The clarification from GC Rieber came as a reply to questions sent from the Norwegian Support Committee to the company on 21 April, 10 August and 16 December this year. The firm also explains that all its involvement in Western Sahara has stopped.
The reason for the Support Committee's request, was that GC Rieber stated to the Norwegian Broadcasting Corporation in April this year that they would assist its suppliers in Western Sahara to adapt to the new situation as they themselves would halt all Norwegian imports of fish oil. The Support Committee also asked what would happen with the purchases of Western Sahara fish that their firm in Tan Tan carried out.
Norway has been the leading importer of fish oil from Western Sahara for a decade. The trade stopped this year, as the magnitude of the unethical imports was revealed in Scandinavian media this spring. GC Rieber agreed to pay a 1,2 million Euro additional tax from the Norwegian government for declaring the Western Sahara fish as Moroccan upon imports, as Western Sahara is not part of the EFTA-Moroccan free trade agreement.
GC Rieber's imports to Norway until recently came from three sources :1) Western Sahara fish stocks, refined in and exported from El Aaiun 2) Western Sahara fish stocks refined in and exported from Tan Tan, Morocco and 3) Moroccan fish stocks refined and exported from Tan Tan.
The refinery in Tan Tan (photo above) is partially owned by GC Rieber, and has been involved in purchases from Western Sahara since the factory was established some 3-4 years ago. Now, the firm only imports fish oil from Morocco made from fish stocks caught in Morocco proper. Furthermore, GC Rieber clarifies that their Tan Tan refinery does not longer purchase fish from Western Sahara for exports to third countries.
In its letter of 22 December 2010, GC Rieber's Managing Director, Mr. Jan Roger Bjerkestrand, confirms to have "terminated the trade with fish oil with origin in Western Sahara". The reason was that their "biggest customer of fish oil from this territory canceled the contract".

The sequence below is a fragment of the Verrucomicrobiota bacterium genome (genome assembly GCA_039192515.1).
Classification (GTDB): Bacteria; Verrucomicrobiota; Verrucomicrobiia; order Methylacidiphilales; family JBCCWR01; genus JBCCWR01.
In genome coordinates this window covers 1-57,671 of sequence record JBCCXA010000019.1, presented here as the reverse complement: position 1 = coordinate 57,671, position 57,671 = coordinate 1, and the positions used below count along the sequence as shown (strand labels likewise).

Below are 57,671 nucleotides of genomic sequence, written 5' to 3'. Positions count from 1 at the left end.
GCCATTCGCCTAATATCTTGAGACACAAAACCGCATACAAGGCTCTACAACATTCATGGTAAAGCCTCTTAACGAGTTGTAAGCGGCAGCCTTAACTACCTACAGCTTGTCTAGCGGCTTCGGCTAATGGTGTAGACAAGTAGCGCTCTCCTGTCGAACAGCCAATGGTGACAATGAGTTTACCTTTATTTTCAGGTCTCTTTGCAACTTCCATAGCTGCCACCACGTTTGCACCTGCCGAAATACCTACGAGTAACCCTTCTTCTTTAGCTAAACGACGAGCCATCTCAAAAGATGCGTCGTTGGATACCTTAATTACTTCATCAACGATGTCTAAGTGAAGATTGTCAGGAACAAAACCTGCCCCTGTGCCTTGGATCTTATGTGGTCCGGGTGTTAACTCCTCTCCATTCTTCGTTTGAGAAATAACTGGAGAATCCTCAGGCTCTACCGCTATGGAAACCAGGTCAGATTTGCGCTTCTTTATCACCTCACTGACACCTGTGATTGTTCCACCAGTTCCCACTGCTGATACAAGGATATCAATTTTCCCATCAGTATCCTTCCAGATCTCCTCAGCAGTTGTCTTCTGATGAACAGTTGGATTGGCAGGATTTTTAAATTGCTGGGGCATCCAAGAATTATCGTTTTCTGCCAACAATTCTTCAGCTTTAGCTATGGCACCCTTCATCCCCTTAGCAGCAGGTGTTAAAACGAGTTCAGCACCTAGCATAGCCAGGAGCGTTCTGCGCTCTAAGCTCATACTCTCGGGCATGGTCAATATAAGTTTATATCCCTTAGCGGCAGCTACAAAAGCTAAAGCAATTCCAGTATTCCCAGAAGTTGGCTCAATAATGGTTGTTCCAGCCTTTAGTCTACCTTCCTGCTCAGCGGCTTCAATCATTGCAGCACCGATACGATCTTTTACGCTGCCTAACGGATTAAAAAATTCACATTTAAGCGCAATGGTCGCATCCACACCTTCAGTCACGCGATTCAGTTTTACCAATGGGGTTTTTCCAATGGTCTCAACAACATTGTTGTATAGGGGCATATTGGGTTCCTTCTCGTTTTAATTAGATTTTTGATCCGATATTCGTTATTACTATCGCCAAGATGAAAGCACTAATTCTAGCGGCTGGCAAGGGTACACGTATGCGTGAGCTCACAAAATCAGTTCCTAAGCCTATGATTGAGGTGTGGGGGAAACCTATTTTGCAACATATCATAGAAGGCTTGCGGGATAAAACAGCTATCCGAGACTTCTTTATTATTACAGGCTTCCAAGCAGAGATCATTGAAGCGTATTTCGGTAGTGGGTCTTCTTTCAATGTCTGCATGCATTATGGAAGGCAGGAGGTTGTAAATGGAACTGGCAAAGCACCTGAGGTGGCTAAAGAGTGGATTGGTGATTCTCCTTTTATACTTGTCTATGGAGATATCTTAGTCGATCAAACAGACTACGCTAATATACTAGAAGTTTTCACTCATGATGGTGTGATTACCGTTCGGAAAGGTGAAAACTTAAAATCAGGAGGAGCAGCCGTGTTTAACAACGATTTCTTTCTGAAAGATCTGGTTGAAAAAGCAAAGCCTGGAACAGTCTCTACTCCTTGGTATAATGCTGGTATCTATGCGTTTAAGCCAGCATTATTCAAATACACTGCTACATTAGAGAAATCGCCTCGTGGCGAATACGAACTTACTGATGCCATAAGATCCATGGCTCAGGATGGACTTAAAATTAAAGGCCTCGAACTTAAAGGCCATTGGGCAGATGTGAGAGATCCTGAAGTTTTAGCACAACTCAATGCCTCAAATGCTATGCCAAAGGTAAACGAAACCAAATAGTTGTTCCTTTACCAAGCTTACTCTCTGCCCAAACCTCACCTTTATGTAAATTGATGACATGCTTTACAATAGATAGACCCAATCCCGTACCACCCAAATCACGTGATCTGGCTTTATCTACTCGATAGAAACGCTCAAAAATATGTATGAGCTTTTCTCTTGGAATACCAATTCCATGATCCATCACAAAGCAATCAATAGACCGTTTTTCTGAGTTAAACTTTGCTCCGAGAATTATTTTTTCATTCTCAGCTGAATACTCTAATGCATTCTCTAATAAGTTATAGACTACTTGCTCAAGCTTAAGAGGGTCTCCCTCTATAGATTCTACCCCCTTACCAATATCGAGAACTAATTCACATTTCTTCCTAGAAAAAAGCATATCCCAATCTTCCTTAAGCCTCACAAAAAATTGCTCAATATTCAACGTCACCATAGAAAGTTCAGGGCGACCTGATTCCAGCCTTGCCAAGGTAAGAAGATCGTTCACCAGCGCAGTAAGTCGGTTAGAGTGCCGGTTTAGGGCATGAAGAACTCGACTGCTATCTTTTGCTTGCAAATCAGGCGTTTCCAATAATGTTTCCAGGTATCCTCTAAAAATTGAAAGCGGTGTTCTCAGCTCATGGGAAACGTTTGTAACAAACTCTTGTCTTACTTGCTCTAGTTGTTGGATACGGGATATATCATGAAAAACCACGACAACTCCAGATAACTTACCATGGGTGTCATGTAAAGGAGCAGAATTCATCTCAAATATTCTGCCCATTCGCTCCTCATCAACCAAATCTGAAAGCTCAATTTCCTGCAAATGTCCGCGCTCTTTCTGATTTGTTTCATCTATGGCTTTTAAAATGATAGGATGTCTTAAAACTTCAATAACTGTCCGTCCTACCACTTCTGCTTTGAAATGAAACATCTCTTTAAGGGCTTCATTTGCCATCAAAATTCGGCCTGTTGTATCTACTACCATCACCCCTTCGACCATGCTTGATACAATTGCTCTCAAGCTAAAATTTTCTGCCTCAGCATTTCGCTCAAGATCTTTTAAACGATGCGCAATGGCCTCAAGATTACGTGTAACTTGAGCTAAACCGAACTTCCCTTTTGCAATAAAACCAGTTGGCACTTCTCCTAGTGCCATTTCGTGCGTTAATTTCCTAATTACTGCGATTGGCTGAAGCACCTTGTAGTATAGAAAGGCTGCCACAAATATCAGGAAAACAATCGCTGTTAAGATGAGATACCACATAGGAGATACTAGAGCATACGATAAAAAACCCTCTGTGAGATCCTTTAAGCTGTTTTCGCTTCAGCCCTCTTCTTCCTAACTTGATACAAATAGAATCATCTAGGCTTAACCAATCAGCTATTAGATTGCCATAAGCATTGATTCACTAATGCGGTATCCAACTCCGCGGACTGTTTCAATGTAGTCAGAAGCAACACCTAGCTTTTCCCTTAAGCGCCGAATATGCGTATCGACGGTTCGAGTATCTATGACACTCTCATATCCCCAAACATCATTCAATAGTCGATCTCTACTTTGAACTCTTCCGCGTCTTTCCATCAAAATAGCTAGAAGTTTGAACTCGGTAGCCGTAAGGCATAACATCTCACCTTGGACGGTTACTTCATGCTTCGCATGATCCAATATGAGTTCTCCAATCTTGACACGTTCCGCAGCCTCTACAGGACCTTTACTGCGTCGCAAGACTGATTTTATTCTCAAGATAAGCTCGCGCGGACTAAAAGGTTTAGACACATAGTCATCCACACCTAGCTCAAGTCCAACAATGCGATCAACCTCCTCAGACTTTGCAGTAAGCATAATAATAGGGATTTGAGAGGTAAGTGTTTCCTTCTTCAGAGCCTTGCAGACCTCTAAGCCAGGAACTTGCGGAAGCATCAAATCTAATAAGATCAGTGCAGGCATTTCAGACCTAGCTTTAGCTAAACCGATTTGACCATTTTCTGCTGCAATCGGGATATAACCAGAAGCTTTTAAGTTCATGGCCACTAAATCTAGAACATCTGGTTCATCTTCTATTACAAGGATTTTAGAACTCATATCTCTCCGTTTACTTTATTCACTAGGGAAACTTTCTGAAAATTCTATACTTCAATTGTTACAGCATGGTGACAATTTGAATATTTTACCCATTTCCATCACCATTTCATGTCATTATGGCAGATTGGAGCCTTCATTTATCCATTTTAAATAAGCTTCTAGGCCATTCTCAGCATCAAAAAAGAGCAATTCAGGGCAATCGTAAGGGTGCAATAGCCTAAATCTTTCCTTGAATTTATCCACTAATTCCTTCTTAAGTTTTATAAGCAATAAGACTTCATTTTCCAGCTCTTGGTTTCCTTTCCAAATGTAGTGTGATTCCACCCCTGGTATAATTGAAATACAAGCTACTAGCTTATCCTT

"It is not correct that we still sell fish oil from Western Sahara to any customers in any countries. Our imports from this territory is from Morocco, and consists of fish which are caught by local fishermen in the city of Tantan, which is located in Morocco. Here we are also part owners in a refinery. Previously we also traded with factories in Laayoune in Western Sahara. This is not longer the case", Mr. Bjerkestrand stated.
The Norwegian Support Committee for Western Sahara wanted to know which were the factories they imported from, what assistance GC Rieber would give to the producers in Western Sahara upon their phasing out of imports, and whether their refinery in Morocco would continue the purchases of Western Saharan fish even through the imports to Norway stopped.
Morocco occupies the major part of its neighbouring country, Western Sahara. Entering into business deals with Moroccan companies or authorities in the occupied territories gives an impression of political legitimacy to the occupation. It also gives job opportunities to Moroccan settlers and income to the Moroccan government. Western Sahara Resource Watch demands foreign companies leave Western Sahara until a solution to the conflict is found.
At COP22, beware of what you read about Morocco’s renewable energy efforts. An increasing part of the projects take place in the occupied territory of Western Sahara and is used for mineral plunder, new WSRW report documents.
Big oil’s interest in occupied Western Sahara has taken a dramatic turn for the worse. Some companies are now drilling, in complete disregard of international law and the Saharawi people’s rights. Here’s what you need to know.